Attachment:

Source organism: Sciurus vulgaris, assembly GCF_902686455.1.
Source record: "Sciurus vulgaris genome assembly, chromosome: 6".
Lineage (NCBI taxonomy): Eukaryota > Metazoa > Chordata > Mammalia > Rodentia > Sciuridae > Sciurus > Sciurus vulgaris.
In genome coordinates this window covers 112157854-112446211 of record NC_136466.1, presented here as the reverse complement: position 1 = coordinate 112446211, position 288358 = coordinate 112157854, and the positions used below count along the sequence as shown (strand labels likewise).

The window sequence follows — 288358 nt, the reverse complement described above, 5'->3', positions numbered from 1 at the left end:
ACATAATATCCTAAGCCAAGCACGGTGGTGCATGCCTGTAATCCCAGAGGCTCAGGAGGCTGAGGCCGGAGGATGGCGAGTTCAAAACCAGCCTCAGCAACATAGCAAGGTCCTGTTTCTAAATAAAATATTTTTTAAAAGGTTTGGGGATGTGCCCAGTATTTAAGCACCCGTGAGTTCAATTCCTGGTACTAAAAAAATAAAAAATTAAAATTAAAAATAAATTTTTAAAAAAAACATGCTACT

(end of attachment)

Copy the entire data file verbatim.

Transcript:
Source organism: Sciurus vulgaris, assembly GCF_902686455.1.
Source record: "Sciurus vulgaris genome assembly, chromosome: 6".
Lineage (NCBI taxonomy): Eukaryota > Metazoa > Chordata > Mammalia > Rodentia > Sciuridae > Sciurus > Sciurus vulgaris.
In genome coordinates this window covers 112157854-112446211 of record NC_136466.1, presented here as the reverse complement: position 1 = coordinate 112446211, position 288358 = coordinate 112157854, and the positions used below count along the sequence as shown (strand labels likewise).

The window sequence follows — 288358 nt, the reverse complement described above, 5'->3', positions numbered from 1 at the left end:
ACATAATATCCTAAGCCAAGCACGGTGGTGCATGCCTGTAATCCCAGAGGCTCAGGAGGCTGAGGCCGGAGGATGGCGAGTTCAAAACCAGCCTCAGCAACATAGCAAGGTCCTGTTTCTAAATAAAATATTTTTTAAAAGGTTTGGGGATGTGCCCAGTATTTAAGCACCCGTGAGTTCAATTCCTGGTACTAAAAAAATAAAAAATTAAAATTAAAAATAAATTTTTAAAAAAAACATGCTACT